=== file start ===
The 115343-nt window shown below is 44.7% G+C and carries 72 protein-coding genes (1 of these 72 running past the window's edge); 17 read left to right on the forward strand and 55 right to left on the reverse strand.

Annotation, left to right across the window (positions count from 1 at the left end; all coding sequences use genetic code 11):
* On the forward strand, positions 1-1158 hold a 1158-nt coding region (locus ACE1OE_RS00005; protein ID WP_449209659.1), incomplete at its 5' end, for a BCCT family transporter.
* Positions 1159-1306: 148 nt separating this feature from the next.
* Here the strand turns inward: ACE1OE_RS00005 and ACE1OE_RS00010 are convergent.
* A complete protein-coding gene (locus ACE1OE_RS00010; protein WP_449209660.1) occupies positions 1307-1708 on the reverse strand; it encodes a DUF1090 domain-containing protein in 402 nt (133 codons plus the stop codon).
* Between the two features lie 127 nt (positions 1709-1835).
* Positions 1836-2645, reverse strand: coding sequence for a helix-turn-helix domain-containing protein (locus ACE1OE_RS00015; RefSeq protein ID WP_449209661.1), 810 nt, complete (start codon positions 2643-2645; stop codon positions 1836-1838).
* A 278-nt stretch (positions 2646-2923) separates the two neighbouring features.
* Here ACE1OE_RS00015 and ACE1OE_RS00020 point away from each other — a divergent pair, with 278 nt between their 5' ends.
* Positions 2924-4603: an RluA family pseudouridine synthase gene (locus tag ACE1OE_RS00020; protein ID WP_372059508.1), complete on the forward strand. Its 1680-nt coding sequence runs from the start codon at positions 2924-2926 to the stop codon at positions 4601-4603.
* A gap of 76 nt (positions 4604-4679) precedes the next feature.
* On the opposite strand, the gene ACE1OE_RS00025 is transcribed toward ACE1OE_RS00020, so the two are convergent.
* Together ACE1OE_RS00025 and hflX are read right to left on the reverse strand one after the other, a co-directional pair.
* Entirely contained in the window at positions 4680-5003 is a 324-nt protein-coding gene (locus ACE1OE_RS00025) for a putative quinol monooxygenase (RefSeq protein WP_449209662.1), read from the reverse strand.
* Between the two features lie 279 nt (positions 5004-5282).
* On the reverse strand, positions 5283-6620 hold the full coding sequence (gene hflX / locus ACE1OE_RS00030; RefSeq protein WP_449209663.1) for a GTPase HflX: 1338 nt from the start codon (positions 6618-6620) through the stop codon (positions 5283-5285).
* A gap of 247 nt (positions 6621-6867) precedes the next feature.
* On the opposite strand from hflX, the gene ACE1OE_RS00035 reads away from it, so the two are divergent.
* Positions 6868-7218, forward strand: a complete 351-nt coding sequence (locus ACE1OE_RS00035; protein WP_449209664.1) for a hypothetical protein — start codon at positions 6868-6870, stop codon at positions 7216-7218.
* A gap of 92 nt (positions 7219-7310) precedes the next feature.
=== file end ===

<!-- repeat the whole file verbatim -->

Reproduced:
The 115343-nt window shown below is 44.7% G+C and carries 72 protein-coding genes (1 of these 72 running past the window's edge); 17 read left to right on the forward strand and 55 right to left on the reverse strand.

Annotation, left to right across the window (positions count from 1 at the left end; all coding sequences use genetic code 11):
* On the forward strand, positions 1-1158 hold a 1158-nt coding region (locus ACE1OE_RS00005; protein ID WP_449209659.1), incomplete at its 5' end, for a BCCT family transporter.
* Positions 1159-1306: 148 nt separating this feature from the next.
* Here the strand turns inward: ACE1OE_RS00005 and ACE1OE_RS00010 are convergent.
* A complete protein-coding gene (locus ACE1OE_RS00010; protein WP_449209660.1) occupies positions 1307-1708 on the reverse strand; it encodes a DUF1090 domain-containing protein in 402 nt (133 codons plus the stop codon).
* Between the two features lie 127 nt (positions 1709-1835).
* Positions 1836-2645, reverse strand: coding sequence for a helix-turn-helix domain-containing protein (locus ACE1OE_RS00015; RefSeq protein ID WP_449209661.1), 810 nt, complete (start codon positions 2643-2645; stop codon positions 1836-1838).
* A 278-nt stretch (positions 2646-2923) separates the two neighbouring features.
* Here ACE1OE_RS00015 and ACE1OE_RS00020 point away from each other — a divergent pair, with 278 nt between their 5' ends.
* Positions 2924-4603: an RluA family pseudouridine synthase gene (locus tag ACE1OE_RS00020; protein ID WP_372059508.1), complete on the forward strand. Its 1680-nt coding sequence runs from the start codon at positions 2924-2926 to the stop codon at positions 4601-4603.
* A gap of 76 nt (positions 4604-4679) precedes the next feature.
* On the opposite strand, the gene ACE1OE_RS00025 is transcribed toward ACE1OE_RS00020, so the two are convergent.
* Together ACE1OE_RS00025 and hflX are read right to left on the reverse strand one after the other, a co-directional pair.
* Entirely contained in the window at positions 4680-5003 is a 324-nt protein-coding gene (locus ACE1OE_RS00025) for a putative quinol monooxygenase (RefSeq protein WP_449209662.1), read from the reverse strand.
* Between the two features lie 279 nt (positions 5004-5282).
* On the reverse strand, positions 5283-6620 hold the full coding sequence (gene hflX / locus ACE1OE_RS00030; RefSeq protein WP_449209663.1) for a GTPase HflX: 1338 nt from the start codon (positions 6618-6620) through the stop codon (positions 5283-5285).
* A gap of 247 nt (positions 6621-6867) precedes the next feature.
* On the opposite strand from hflX, the gene ACE1OE_RS00035 reads away from it, so the two are divergent.
* Positions 6868-7218, forward strand: a complete 351-nt coding sequence (locus ACE1OE_RS00035; protein WP_449209664.1) for a hypothetical protein — start codon at positions 6868-6870, stop codon at positions 7216-7218.
* A gap of 92 nt (positions 7219-7310) precedes the next feature.